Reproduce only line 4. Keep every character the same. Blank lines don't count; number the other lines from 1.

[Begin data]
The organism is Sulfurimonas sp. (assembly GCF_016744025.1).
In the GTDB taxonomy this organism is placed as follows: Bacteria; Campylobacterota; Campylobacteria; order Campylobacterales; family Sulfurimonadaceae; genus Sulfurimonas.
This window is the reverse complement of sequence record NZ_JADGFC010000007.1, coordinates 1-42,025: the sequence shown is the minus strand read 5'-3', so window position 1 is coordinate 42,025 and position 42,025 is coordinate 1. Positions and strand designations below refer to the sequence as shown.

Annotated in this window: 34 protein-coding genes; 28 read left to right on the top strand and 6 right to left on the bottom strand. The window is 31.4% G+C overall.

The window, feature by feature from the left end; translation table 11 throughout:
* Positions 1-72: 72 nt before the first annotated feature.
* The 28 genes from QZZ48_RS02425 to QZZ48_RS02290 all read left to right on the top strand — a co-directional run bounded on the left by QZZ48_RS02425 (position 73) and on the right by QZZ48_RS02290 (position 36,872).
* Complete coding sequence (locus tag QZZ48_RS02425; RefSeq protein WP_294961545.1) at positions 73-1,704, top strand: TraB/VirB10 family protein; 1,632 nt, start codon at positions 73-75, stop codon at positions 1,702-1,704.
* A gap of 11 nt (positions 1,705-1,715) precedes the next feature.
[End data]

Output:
Annotated in this window: 34 protein-coding genes; 28 read left to right on the top strand and 6 right to left on the bottom strand. The window is 31.4% G+C overall.